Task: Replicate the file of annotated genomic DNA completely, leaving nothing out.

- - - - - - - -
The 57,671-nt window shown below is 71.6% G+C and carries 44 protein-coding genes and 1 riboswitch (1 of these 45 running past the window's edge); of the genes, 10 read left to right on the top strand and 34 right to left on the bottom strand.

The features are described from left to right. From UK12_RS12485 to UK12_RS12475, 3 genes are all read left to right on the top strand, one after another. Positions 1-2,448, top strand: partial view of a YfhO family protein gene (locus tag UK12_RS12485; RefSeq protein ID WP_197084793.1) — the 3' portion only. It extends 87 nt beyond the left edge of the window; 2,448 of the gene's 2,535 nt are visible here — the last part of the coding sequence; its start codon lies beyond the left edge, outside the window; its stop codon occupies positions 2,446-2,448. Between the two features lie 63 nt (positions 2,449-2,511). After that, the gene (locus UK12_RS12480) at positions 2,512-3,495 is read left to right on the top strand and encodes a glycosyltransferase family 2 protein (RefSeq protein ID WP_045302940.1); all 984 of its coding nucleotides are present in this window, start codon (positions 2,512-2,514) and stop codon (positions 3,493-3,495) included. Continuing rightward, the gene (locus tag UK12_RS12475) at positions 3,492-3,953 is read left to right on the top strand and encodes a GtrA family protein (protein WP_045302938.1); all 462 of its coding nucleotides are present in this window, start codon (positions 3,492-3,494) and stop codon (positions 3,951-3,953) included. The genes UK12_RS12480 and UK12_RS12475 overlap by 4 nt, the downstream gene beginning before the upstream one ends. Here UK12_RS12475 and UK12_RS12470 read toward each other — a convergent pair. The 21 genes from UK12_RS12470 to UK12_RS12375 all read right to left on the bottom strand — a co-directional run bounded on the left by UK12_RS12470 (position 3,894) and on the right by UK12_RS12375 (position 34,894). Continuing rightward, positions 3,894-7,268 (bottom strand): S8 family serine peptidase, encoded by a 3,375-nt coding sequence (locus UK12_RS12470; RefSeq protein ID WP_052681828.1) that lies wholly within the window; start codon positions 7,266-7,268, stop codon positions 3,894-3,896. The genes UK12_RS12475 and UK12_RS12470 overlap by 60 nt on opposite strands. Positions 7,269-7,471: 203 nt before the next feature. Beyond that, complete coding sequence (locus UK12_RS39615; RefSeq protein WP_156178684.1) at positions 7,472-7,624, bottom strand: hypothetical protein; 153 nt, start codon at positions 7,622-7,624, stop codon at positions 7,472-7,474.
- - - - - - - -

The 57,671-nt window shown below is 71.6% G+C and carries 44 protein-coding genes and 1 riboswitch (1 of these 45 running past the window's edge); of the genes, 10 read left to right on the top strand and 34 right to left on the bottom strand.

The features are described from left to right. From UK12_RS12485 to UK12_RS12475, 3 genes are all read left to right on the top strand, one after another. Positions 1-2,448, top strand: partial view of a YfhO family protein gene (locus tag UK12_RS12485; RefSeq protein ID WP_197084793.1) — the 3' portion only. It extends 87 nt beyond the left edge of the window; 2,448 of the gene's 2,535 nt are visible here — the last part of the coding sequence; its start codon lies beyond the left edge, outside the window; its stop codon occupies positions 2,446-2,448. Between the two features lie 63 nt (positions 2,449-2,511). After that, the gene (locus UK12_RS12480) at positions 2,512-3,495 is read left to right on the top strand and encodes a glycosyltransferase family 2 protein (RefSeq protein ID WP_045302940.1); all 984 of its coding nucleotides are present in this window, start codon (positions 2,512-2,514) and stop codon (positions 3,493-3,495) included. Continuing rightward, the gene (locus tag UK12_RS12475) at positions 3,492-3,953 is read left to right on the top strand and encodes a GtrA family protein (protein WP_045302938.1); all 462 of its coding nucleotides are present in this window, start codon (positions 3,492-3,494) and stop codon (positions 3,951-3,953) included. The genes UK12_RS12480 and UK12_RS12475 overlap by 4 nt, the downstream gene beginning before the upstream one ends. Here UK12_RS12475 and UK12_RS12470 read toward each other — a convergent pair. The 21 genes from UK12_RS12470 to UK12_RS12375 all read right to left on the bottom strand — a co-directional run bounded on the left by UK12_RS12470 (position 3,894) and on the right by UK12_RS12375 (position 34,894). Continuing rightward, positions 3,894-7,268 (bottom strand): S8 family serine peptidase, encoded by a 3,375-nt coding sequence (locus UK12_RS12470; RefSeq protein ID WP_052681828.1) that lies wholly within the window; start codon positions 7,266-7,268, stop codon positions 3,894-3,896. The genes UK12_RS12475 and UK12_RS12470 overlap by 60 nt on opposite strands. Positions 7,269-7,471: 203 nt before the next feature. Beyond that, complete coding sequence (locus UK12_RS39615; RefSeq protein WP_156178684.1) at positions 7,472-7,624, bottom strand: hypothetical protein; 153 nt, start codon at positions 7,622-7,624, stop codon at positions 7,472-7,474.